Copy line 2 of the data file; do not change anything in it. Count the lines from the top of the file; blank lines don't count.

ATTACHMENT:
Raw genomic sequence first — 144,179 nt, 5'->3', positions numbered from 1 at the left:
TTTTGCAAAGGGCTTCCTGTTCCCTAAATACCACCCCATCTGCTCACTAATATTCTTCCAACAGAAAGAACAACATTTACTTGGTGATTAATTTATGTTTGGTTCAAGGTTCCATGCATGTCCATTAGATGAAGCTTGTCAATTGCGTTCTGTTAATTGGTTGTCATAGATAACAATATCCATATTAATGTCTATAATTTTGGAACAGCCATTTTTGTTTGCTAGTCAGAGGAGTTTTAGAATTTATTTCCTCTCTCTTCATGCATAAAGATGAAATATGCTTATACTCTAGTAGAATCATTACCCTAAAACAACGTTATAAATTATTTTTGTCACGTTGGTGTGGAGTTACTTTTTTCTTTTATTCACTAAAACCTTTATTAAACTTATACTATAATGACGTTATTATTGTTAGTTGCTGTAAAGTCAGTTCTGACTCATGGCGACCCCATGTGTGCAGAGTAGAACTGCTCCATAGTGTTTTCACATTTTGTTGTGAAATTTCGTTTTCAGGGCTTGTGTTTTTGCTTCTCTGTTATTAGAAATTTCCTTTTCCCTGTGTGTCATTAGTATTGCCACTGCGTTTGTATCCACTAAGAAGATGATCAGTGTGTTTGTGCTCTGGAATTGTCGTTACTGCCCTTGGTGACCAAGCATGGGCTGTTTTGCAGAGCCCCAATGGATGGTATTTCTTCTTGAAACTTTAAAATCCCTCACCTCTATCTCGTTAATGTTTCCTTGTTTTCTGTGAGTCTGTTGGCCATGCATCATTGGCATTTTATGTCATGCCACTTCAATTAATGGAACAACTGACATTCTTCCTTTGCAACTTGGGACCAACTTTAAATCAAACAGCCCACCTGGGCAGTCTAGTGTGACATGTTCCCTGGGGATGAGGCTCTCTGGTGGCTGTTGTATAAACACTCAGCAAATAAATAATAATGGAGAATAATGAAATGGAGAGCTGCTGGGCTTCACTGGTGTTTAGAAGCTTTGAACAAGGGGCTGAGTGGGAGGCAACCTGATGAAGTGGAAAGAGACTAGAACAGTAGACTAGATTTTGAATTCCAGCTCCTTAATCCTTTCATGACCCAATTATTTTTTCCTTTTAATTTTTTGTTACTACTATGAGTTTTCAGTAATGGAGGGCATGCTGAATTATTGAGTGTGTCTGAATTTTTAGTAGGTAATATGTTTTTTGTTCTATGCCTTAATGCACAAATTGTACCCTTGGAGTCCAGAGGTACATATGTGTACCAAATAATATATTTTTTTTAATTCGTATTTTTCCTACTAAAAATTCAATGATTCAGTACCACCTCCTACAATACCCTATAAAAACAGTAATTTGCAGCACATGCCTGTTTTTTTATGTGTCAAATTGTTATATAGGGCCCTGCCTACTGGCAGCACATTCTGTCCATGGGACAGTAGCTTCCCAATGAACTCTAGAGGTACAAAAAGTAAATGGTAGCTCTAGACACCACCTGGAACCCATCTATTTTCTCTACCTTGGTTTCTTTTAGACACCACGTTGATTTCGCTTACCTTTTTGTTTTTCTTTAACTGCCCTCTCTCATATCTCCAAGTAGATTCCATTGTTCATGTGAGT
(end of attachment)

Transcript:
TTTTGCAAAGGGCTTCCTGTTCCCTAAATACCACCCCATCTGCTCACTAATATTCTTCCAACAGAAAGAACAACATTTACTTGGTGATTAATTTATGTTTGGTTCAAGGTTCCATGCATGTCCATTAGATGAAGCTTGTCAATTGCGTTCTGTTAATTGGTTGTCATAGATAACAATATCCATATTAATGTCTATAATTTTGGAACAGCCATTTTTGTTTGCTAGTCAGAGGAGTTTTAGAATTTATTTCCTCTCTCTTCATGCATAAAGATGAAATATGCTTATACTCTAGTAGAATCATTACCCTAAAACAACGTTATAAATTATTTTTGTCACGTTGGTGTGGAGTTACTTTTTTCTTTTATTCACTAAAACCTTTATTAAACTTATACTATAATGACGTTATTATTGTTAGTTGCTGTAAAGTCAGTTCTGACTCATGGCGACCCCATGTGTGCAGAGTAGAACTGCTCCATAGTGTTTTCACATTTTGTTGTGAAATTTCGTTTTCAGGGCTTGTGTTTTTGCTTCTCTGTTATTAGAAATTTCCTTTTCCCTGTGTGTCATTAGTATTGCCACTGCGTTTGTATCCACTAAGAAGATGATCAGTGTGTTTGTGCTCTGGAATTGTCGTTACTGCCCTTGGTGACCAAGCATGGGCTGTTTTGCAGAGCCCCAATGGATGGTATTTCTTCTTGAAACTTTAAAATCCCTCACCTCTATCTCGTTAATGTTTCCTTGTTTTCTGTGAGTCTGTTGGCCATGCATCATTGGCATTTTATGTCATGCCACTTCAATTAATGGAACAACTGACATTCTTCCTTTGCAACTTGGGACCAACTTTAAATCAAACAGCCCACCTGGGCAGTCTAGTGTGACATGTTCCCTGGGGATGAGGCTCTCTGGTGGCTGTTGTATAAACACTCAGCAAATAAATAATAATGGAGAATAATGAAATGGAGAGCTGCTGGGCTTCACTGGTGTTTAGAAGCTTTGAACAAGGGGCTGAGTGGGAGGCAACCTGATGAAGTGGAAAGAGACTAGAACAGTAGACTAGATTTTGAATTCCAGCTCCTTAATCCTTTCATGACCCAATTATTTTTTCCTTTTAATTTTTTGTTACTACTATGAGTTTTCAGTAATGGAGGGCATGCTGAATTATTGAGTGTGTCTGAATTTTTAGTAGGTAATATGTTTTTTGTTCTATGCCTTAATGCACAAATTGTACCCTTGGAGTCCAGAGGTACATATGTGTACCAAATAATATATTTTTTTTAATTCGTATTTTTCCTACTAAAAATTCAATGATTCAGTACCACCTCCTACAATACCCTATAAAAACAGTAATTTGCAGCACATGCCTGTTTTTTTATGTGTCAAATTGTTATATAGGGCCCTGCCTACTGGCAGCACATTCTGTCCATGGGACAGTAGCTTCCCAATGAACTCTAGAGGTACAAAAAGTAAATGGTAGCTCTAGACACCACCTGGAACCCATCTATTTTCTCTACCTTGGTTTCTTTTAGACACCACGTTGATTTCGCTTACCTTTTTGTTTTTCTTTAACTGCCCTCTCTCATATCTCCAAGTAGATTCCATTGTTCATGTGAGT